I have invented a machine.
Who would have thought that in my advanced years I would rediscover a childhood love of machinery? Last week I would not have placed two bits on that particular fixation cropping up, yet here I am, the rather satisfied inventor of a curious bi-purposed contraption that both waters my victory garden and shreds paper documents 8.5" x 11" and smaller.
The inspiration for this device took the form of a television advertisement for a product sold under the name of "Hosey the Flow Cow," a simple cow-shaped plastic cutout with a swinging tail that holds a garden hose. The tail swings back and forth using a modest assortment of mechanical principles and the weight of the hose itself, and the overall effect causes a greater area to be watered than would occur with a stationary nozzle.
Something bit in the old sphere and ere long I was in the potting shed, fooling about over a countertop strewn with springs, gaskets, scrap aluminum and wire. It was the work of a quarter-hour to replicate the Hosey the Flow Cow action, and from there I thought to myself that I ought to milk every last bit of utility out of said device (one's thoughts do turn to conservation in old age). As the unit waved side-to-side across a fairly flat plane of about one foot, it seemed obvious that an armature with a multitude of blades affixed could be attached to the swinging hose so as to tear across a sheet of paper and reduce it to confetti.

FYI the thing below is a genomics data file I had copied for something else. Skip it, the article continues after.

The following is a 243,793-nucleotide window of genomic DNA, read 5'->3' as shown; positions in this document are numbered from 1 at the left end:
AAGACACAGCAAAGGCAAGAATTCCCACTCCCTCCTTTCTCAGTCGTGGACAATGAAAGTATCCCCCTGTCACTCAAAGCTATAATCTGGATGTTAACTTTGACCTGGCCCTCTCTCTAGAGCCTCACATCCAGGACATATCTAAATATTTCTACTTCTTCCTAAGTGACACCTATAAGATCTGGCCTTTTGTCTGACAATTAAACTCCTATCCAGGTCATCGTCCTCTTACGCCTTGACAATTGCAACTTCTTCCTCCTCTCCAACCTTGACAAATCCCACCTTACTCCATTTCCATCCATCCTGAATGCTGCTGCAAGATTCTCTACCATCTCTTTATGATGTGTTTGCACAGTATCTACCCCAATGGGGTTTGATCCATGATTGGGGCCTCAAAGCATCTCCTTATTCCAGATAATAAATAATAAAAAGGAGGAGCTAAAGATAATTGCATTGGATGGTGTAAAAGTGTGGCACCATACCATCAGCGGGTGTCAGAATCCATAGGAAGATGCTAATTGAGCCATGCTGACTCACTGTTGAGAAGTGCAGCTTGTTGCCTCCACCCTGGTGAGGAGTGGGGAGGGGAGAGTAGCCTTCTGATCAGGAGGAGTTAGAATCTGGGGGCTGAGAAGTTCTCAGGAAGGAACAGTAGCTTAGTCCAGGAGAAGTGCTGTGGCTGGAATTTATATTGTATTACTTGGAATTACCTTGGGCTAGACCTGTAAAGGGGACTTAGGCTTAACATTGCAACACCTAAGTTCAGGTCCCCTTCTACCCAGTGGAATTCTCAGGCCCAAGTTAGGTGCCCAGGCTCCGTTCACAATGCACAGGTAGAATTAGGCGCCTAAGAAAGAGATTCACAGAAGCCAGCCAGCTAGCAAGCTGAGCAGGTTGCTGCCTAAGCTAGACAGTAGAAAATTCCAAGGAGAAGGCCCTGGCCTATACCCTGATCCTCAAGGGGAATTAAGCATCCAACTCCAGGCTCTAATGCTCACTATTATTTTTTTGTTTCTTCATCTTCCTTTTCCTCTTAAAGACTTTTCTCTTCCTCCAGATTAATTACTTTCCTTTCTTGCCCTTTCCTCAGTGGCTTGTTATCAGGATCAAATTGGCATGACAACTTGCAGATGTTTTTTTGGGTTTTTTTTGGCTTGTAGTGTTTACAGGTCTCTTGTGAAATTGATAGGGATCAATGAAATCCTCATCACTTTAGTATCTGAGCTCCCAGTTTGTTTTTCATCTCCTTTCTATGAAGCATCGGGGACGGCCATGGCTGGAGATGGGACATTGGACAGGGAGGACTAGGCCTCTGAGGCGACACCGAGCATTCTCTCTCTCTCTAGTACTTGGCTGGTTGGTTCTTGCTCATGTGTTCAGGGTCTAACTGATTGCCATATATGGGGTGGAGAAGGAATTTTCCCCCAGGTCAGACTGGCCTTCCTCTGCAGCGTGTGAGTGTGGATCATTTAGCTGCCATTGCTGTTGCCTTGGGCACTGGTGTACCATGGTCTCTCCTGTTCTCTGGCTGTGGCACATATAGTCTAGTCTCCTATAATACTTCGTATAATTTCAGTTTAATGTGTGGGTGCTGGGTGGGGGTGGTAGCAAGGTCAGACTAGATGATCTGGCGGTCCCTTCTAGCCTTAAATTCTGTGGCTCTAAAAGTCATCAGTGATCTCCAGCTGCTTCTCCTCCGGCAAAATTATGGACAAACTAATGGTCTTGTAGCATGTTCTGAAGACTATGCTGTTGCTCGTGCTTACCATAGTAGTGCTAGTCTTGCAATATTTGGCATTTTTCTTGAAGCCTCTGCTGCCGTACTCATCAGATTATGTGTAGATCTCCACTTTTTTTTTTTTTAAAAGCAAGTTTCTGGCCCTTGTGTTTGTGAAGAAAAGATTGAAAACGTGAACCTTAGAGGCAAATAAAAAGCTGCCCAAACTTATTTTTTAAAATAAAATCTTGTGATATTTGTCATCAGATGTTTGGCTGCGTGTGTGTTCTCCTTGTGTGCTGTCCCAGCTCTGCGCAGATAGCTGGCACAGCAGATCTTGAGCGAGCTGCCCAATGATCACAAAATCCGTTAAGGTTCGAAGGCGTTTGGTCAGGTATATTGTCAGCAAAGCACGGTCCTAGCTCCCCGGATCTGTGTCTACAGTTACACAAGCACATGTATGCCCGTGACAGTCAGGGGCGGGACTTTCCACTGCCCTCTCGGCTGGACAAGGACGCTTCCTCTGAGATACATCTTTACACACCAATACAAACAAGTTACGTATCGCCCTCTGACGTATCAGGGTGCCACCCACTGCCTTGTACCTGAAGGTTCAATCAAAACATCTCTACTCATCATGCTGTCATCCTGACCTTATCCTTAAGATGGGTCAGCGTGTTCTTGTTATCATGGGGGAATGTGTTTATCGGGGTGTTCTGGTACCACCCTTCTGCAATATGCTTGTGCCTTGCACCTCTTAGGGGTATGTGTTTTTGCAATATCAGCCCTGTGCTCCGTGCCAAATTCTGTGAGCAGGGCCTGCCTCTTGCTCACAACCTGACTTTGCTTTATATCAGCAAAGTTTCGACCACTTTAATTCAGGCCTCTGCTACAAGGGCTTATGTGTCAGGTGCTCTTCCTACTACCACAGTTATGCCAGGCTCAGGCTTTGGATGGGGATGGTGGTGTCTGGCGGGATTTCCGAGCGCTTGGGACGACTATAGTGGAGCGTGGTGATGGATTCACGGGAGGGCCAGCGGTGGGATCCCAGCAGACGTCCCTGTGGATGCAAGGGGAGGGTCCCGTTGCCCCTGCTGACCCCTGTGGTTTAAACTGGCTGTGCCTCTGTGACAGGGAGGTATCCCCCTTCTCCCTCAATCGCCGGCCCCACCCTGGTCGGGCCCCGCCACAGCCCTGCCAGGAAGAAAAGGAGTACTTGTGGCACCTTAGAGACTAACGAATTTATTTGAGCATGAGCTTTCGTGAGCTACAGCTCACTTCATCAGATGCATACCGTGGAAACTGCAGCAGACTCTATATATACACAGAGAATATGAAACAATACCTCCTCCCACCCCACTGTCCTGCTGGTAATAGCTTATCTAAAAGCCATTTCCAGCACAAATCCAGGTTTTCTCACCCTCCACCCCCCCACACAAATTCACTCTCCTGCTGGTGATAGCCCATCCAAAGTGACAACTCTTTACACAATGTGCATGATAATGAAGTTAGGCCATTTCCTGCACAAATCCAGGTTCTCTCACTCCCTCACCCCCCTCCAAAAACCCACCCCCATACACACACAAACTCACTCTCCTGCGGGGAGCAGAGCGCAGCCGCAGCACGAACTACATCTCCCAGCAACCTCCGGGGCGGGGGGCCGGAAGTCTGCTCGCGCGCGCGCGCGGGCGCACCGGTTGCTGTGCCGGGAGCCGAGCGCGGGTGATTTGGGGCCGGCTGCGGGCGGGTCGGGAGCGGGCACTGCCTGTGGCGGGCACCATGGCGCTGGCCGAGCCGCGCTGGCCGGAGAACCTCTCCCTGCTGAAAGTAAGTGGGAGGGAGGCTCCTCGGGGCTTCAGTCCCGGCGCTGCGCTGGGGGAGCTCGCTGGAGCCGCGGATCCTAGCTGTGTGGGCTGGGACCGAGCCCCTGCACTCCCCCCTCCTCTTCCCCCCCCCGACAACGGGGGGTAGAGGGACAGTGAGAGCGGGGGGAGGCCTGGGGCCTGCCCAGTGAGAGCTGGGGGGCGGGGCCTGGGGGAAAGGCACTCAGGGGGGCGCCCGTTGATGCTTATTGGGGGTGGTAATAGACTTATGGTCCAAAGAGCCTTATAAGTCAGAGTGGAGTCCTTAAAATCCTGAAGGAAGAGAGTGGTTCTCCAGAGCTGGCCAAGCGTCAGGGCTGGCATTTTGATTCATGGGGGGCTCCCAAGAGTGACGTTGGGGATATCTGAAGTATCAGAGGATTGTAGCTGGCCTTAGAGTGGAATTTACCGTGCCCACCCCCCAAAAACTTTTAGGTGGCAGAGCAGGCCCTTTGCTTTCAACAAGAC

The device functions beautifully. I have even placed a small terra cotta coaster beneath the shredding tray to catch the bits, and a single tea candle ignites them as they drift down, creating a warm updraft that takes some of the chill out of the water that falls across my vegetables. As I write this, Téodor and little Todd sit around it, transfixed as though by a campfire, smoking cigarettes and chatting. The overall effect is quite pleasant, in spite of Todd's remarkably vulgar vocabulary.